fusqlfs - FUSE file system to mount DB and provide tools to control and admin it
fusqlfs [options] database directory
fusqlfs dbname ./mnt fusqlfs --host=localhost --port=5432 --engine=PgSQL --user=postgres --password=12345 dbname ./mnt fusqlfs --database=dbname --user=postgres --mountpoint=./mnt fusqlfs -d dbname -m ./mnt -u postgres -p 12345 -e PgSQL
Host name to connect, defaults to localhost.
Port number to connect to, default depends on database engine in use.
Username to authorize.
Password to authorize.
Database name to connect to. Mandatory.
Mointpoint, must be an empty directory. Mandatory.
DB engine to use. Can be either PgSQL or MySQL for now. PgSQL is really implemented, MySQL is in my todo list. Defaults to PgSQL.
Filename to store debug output to in daemon mode. Doesn't have any meaning in foreground mode, as all debug output are sent to STDERR in this case. Default is don't store debug data anywhere. This option has sense only with "--daemon" option set and at least one --debug option in command line.
Default charset, used for tables creation, results display etc. Defaults to current locale's charset.
File name fields separator, used to compose filenames out from multi-field primary keys. If you have table with primary key like (obj_id, name), every record in DB will be visible as a file with its name composed of this two fields (like "12.odrie", "43.nanny" etc.) This option's value is used as a separator to glue field values together. Defaults to single dot (.). You may wish to change it if you have table with text fields in primary key with a dot in them.
For tables without primary keys, see --namemap options below.
Table-to-fields map to format filenames for data rows. Normally data records filenames are composed from primary key fields concatenated with fields separator (see --fnsep option above). But sometimes you can have tables without primary keys, so this algorithm will not work and you won't be able to look inside such tables data. To enable data lookup feature for such tables you can use --namemap options. This option can be repeated multiple times, each --namemap option defines single table-to-fields mapping in format:
tablename:fieldname1,fieldname2,...,fieldnamen, so this fields list will be used for given table instead of primary key fields.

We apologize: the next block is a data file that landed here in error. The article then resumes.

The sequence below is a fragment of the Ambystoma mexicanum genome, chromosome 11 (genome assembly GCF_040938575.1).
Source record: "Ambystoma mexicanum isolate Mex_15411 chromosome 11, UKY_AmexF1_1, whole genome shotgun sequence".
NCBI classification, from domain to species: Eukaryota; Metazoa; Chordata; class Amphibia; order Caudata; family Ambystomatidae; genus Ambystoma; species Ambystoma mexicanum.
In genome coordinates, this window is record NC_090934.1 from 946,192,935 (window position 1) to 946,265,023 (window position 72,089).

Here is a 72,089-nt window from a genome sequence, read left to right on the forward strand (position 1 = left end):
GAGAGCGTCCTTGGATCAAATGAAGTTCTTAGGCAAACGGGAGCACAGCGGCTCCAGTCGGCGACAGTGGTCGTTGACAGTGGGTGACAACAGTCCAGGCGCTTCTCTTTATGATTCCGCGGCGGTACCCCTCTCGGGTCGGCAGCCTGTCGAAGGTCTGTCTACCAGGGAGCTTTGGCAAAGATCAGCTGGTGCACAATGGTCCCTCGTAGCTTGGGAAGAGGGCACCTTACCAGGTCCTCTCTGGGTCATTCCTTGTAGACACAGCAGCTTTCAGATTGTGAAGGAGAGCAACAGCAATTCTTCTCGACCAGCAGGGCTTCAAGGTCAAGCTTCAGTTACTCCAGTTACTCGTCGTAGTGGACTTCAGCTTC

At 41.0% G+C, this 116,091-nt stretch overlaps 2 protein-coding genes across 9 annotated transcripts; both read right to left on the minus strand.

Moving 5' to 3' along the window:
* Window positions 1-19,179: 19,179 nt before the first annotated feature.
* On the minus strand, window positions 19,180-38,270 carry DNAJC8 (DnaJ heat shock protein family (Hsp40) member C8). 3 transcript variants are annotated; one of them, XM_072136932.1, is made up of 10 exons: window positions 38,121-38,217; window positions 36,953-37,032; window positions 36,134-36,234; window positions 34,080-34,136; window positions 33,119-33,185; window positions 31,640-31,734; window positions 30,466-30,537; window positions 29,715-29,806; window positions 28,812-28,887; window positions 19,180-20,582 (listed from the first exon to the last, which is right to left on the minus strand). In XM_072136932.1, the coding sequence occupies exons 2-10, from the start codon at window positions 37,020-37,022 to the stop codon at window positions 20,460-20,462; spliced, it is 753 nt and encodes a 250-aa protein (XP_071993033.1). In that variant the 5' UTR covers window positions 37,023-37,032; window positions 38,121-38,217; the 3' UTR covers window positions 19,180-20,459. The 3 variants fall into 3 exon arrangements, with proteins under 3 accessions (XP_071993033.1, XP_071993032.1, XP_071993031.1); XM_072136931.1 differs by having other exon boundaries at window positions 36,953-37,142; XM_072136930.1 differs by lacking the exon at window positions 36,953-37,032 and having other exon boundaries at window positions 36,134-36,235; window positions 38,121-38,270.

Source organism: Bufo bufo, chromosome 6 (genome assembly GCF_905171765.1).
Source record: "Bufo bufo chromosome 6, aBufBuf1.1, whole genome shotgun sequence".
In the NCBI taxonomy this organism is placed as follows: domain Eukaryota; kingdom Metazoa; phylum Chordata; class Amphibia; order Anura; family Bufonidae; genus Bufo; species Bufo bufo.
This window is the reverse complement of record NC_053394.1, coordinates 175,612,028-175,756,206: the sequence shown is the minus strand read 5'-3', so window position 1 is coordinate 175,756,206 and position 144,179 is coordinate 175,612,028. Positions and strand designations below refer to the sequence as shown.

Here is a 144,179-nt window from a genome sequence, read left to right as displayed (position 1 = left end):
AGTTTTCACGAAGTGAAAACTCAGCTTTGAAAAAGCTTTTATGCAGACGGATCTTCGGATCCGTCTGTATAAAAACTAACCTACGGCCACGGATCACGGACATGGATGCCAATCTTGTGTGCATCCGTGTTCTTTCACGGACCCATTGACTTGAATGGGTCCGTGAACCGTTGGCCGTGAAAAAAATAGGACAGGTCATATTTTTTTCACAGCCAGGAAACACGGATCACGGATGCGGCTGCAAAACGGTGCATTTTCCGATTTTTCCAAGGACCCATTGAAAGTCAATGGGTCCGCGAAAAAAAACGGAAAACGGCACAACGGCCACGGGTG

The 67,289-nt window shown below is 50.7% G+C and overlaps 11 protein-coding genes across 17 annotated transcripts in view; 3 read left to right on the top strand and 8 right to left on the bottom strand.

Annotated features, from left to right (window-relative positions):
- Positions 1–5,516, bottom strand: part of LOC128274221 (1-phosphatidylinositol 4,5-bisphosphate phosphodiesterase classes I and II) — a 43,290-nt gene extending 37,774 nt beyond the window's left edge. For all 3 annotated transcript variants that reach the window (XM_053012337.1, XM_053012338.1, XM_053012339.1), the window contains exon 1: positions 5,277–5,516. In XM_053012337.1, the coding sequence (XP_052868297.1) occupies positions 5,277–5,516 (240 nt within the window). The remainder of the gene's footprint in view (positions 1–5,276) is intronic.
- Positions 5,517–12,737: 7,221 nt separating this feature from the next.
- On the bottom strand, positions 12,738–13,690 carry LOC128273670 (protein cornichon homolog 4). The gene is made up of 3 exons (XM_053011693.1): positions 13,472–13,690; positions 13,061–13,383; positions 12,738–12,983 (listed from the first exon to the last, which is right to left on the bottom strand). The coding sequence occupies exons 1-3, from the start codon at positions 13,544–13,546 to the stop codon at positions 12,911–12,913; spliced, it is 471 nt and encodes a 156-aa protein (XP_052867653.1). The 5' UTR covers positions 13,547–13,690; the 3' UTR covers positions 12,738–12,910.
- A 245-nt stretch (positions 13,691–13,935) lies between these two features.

For example there're a lot of tables without primary keys in
INFORMATION_SCHEMA database of MySQL, but mounting this system database can be very helpful to look inside MySQL schema definitions. You can use the following command to mount
INFORMATION_SCHEMA and be able to review
TABLES table with tables metadata:
fusqlfs --engine mysql --host localhost --database information_schema --mountpount ~/mnt/db --namemap TABLES:TABLE_SCHEMA,TABLE_NAME
A few notices: 1) table and field names in these mappings are case sensitive, if you put
--namemap tables:table_schema,table_name option into command above you would end up with empty data directory for
TABLES table, 2) the field names per table you provide must identify each table row in a unique way (i.e. be real primary key, even if not marked so with
PRIMARY KEY in table definition), otherwise you will get unexpected behavior (for instance, you won't be able to edit each row consistently, as what "file" you read may not match the "file" you write to, so you can clobber your data in no time).
Integer, number of data rows to show in table's data subdir, defaults to 0 (means all rows). Useful if you are going to browse really big databases, as listing all data records as files can be very slow and memory consuming.
If this is an issue for you, use this option to limit number of listed table rows. You can still get record by requesting filename equal to primary key value (id usually) directly, if you know it, even if you don't see it in directory listing.
Cache strategy to choose. There're three strategies for now (in order of speed decreasing):
store everything in memory, fastest but can be overkill for your memory in case of big databases,
like memory, but number of stored elements is limited to some defined value, and cache is cleared down to this limit if it's exceeded (least used entries removed first); good if you have limited memory space (see FusqlFS::Cache::Limited for details),
store some data in files, good if you are going to work with really big databases, e.g. with large blobs (see FusqlFS::Cache::File for details).
For details see --cache-limit option description below.
Integer, threshold for cache strategy (see --cache option for details), defaults to 0, which means back up to "memory" strategy. Meaning depends on chosen cache strategy.
For "limited" cache strategy it means number of max cache items to store. If number of cached items exceeds this value, cache cleanup is forced, least used entries removed first.